Shakespeare, 451 Years Old


Today is William Shakespeare’s birthday, making the Bard 451 years old. The exact date of the playwright’s birth is not certain, but 18th Century biographers calculated April 23 as his birthday since it was known that he was baptized on April 26. It just so happens that he also died on April 23, at the age of 52, which makes for a curious twist in the story of this 16th Century celebrity who was known for his showmanship. Today, there are signs that his popularity is waning in the university system, but there are also signs of his popularity increasing in other places, such as prisons.

William Shakespeare wrote during a time when jurisprudence consisted of beheadings or being sent to the Tower in London, never to be seen again. Queen Elizabeth I was tough on crime, but it was also rumored that she enjoyed the work of the Bard. As is reflected in the content of his plays, he was quite knowledgeable in matters of justice and the law. Today, Shakespeare is again being associated with the penal system.

Scene from Coriolanus: Play being performed at the Pendleton Correctional Facility today for Shakespeare’s birthday.

English Professor at Huntington University, Dr. Jack Heller, while not teaching at the college, teaches inmates at the Pendleton Correctional Facility about Shakespeare. In fact, today the group is putting on a production Coriolanus in celebration of Shakespeare’s birthday. Heller explains that Coriolanus was a figure that the inmates can relate to. After quickly rising to a position of leadership the public then rejects him because of his unruly temperament. Heller explains, what he expects to accomplish through his work at the correctional facility is to help the inmates develop “a different image of the themselves.”

451 years is a long time, yet Shakespeare’s plays endure. However, recent studies have shown that fewer and fewer English majors at universities are required to take in-depth courses on the playwright. Authors of a study from the American Council of Trustees and Alumni have commented, “We have found the Bard suffering ‘the unkindest cut of all.’” The authors use this quote from Julius Caesar to illustrate the fall in mandatory studying of Shakespeare, which at one time was seen as a vital part in building an understanding of the English language.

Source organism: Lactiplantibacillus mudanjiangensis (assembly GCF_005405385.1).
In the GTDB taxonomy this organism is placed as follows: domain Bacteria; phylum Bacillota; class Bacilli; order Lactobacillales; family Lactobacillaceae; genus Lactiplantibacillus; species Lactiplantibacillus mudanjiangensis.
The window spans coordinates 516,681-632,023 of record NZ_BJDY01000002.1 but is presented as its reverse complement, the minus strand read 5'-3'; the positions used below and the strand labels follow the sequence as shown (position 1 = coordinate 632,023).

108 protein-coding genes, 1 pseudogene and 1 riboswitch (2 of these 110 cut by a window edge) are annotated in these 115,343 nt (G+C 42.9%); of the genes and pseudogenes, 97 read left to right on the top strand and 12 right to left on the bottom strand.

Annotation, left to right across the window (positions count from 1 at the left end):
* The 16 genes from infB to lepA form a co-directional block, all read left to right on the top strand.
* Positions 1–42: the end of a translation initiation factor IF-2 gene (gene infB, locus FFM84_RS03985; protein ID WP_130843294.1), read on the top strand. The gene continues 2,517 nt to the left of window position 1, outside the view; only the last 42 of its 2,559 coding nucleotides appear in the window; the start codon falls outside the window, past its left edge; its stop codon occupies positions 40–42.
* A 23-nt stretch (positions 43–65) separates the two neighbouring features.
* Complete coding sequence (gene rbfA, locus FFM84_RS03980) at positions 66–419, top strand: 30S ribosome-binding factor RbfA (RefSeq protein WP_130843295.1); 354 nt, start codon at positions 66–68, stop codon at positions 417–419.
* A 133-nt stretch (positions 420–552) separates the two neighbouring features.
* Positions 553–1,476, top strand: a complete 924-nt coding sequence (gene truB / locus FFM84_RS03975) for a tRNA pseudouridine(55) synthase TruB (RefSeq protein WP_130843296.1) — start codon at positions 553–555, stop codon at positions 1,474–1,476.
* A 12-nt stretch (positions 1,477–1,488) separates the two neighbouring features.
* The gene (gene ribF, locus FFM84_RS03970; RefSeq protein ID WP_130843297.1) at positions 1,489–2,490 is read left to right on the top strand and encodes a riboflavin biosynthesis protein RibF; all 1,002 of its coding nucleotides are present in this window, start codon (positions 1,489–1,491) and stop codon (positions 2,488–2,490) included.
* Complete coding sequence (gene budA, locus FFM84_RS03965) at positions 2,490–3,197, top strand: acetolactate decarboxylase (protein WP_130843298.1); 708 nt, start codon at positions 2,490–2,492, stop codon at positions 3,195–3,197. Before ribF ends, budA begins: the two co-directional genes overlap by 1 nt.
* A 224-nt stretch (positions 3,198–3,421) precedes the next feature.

The study examined 52 elite universities in the United States and found that only four of the schools required English majors to take a substantive course on themes and the language found in his plays. These schools include Harvard University, the University of California Berkley, Wellesley College, and the U.S. Naval Academy. In a sentiment of lamentation the authors of the study again provide a quote from one of Shakespeare’s plays. This time they turn to the distraught Hamlet: “O! what a noble mind is here o’erthrown.”

Today is marked as Shakespeare’s 451st birthday. To this man that is more akin to a myth than a historical figure, the world owes thanks for the over 1700 English words he invented. While the popularity of his work may be not be what it was at one time, individuals like Dr. Heller still see reason, to teach all who are willing to learn, about Shakespeare.

By Joel Wickwire


The Irish Times

The Washington Post

Photo by Books18 – Flickr License

Photo by POP – Flickr License